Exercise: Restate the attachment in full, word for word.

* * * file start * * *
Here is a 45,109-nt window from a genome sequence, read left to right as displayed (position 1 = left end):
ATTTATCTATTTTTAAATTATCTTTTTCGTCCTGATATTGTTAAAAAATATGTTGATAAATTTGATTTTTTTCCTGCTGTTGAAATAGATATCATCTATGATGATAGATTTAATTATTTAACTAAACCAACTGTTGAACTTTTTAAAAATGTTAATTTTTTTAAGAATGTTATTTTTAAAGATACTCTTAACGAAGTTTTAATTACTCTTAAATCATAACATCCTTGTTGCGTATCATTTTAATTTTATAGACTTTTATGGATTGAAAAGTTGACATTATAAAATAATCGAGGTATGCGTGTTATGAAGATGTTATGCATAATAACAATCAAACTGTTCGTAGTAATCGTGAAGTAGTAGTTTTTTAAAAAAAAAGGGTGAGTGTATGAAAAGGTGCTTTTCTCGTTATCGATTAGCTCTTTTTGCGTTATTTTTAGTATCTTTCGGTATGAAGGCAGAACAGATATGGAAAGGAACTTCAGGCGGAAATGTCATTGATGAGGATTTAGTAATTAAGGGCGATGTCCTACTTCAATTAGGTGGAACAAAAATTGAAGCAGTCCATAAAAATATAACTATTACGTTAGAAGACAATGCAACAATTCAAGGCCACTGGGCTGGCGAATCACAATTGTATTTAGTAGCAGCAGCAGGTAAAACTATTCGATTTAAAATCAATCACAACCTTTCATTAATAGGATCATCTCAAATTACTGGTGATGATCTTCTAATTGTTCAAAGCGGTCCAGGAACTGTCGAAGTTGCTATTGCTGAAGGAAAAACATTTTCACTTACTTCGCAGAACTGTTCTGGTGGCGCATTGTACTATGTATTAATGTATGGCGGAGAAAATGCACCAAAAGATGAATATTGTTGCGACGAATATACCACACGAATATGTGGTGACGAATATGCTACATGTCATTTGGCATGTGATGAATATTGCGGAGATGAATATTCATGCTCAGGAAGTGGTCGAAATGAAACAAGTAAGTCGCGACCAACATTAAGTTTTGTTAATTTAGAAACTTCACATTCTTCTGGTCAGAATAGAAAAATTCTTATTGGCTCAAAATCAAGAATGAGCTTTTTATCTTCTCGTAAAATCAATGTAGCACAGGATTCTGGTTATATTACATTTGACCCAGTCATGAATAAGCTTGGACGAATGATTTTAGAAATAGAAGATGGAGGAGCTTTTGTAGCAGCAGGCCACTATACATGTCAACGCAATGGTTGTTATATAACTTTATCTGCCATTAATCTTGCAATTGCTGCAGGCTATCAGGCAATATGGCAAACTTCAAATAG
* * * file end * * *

Here is a 45,109-nt window from a genome sequence, read left to right as displayed (position 1 = left end):
ATTTATCTATTTTTAAATTATCTTTTTCGTCCTGATATTGTTAAAAAATATGTTGATAAATTTGATTTTTTTCCTGCTGTTGAAATAGATATCATCTATGATGATAGATTTAATTATTTAACTAAACCAACTGTTGAACTTTTTAAAAATGTTAATTTTTTTAAGAATGTTATTTTTAAAGATACTCTTAACGAAGTTTTAATTACTCTTAAATCATAACATCCTTGTTGCGTATCATTTTAATTTTATAGACTTTTATGGATTGAAAAGTTGACATTATAAAATAATCGAGGTATGCGTGTTATGAAGATGTTATGCATAATAACAATCAAACTGTTCGTAGTAATCGTGAAGTAGTAGTTTTTTAAAAAAAAAGGGTGAGTGTATGAAAAGGTGCTTTTCTCGTTATCGATTAGCTCTTTTTGCGTTATTTTTAGTATCTTTCGGTATGAAGGCAGAACAGATATGGAAAGGAACTTCAGGCGGAAATGTCATTGATGAGGATTTAGTAATTAAGGGCGATGTCCTACTTCAATTAGGTGGAACAAAAATTGAAGCAGTCCATAAAAATATAACTATTACGTTAGAAGACAATGCAACAATTCAAGGCCACTGGGCTGGCGAATCACAATTGTATTTAGTAGCAGCAGCAGGTAAAACTATTCGATTTAAAATCAATCACAACCTTTCATTAATAGGATCATCTCAAATTACTGGTGATGATCTTCTAATTGTTCAAAGCGGTCCAGGAACTGTCGAAGTTGCTATTGCTGAAGGAAAAACATTTTCACTTACTTCGCAGAACTGTTCTGGTGGCGCATTGTACTATGTATTAATGTATGGCGGAGAAAATGCACCAAAAGATGAATATTGTTGCGACGAATATACCACACGAATATGTGGTGACGAATATGCTACATGTCATTTGGCATGTGATGAATATTGCGGAGATGAATATTCATGCTCAGGAAGTGGTCGAAATGAAACAAGTAAGTCGCGACCAACATTAAGTTTTGTTAATTTAGAAACTTCACATTCTTCTGGTCAGAATAGAAAAATTCTTATTGGCTCAAAATCAAGAATGAGCTTTTTATCTTCTCGTAAAATCAATGTAGCACAGGATTCTGGTTATATTACATTTGACCCAGTCATGAATAAGCTTGGACGAATGATTTTAGAAATAGAAGATGGAGGAGCTTTTGTAGCAGCAGGCCACTATACATGTCAACGCAATGGTTGTTATATAACTTTATCTGCCATTAATCTTGCAATTGCTGCAGGCTATCAGGCAATATGGCAAACTTCAAATAG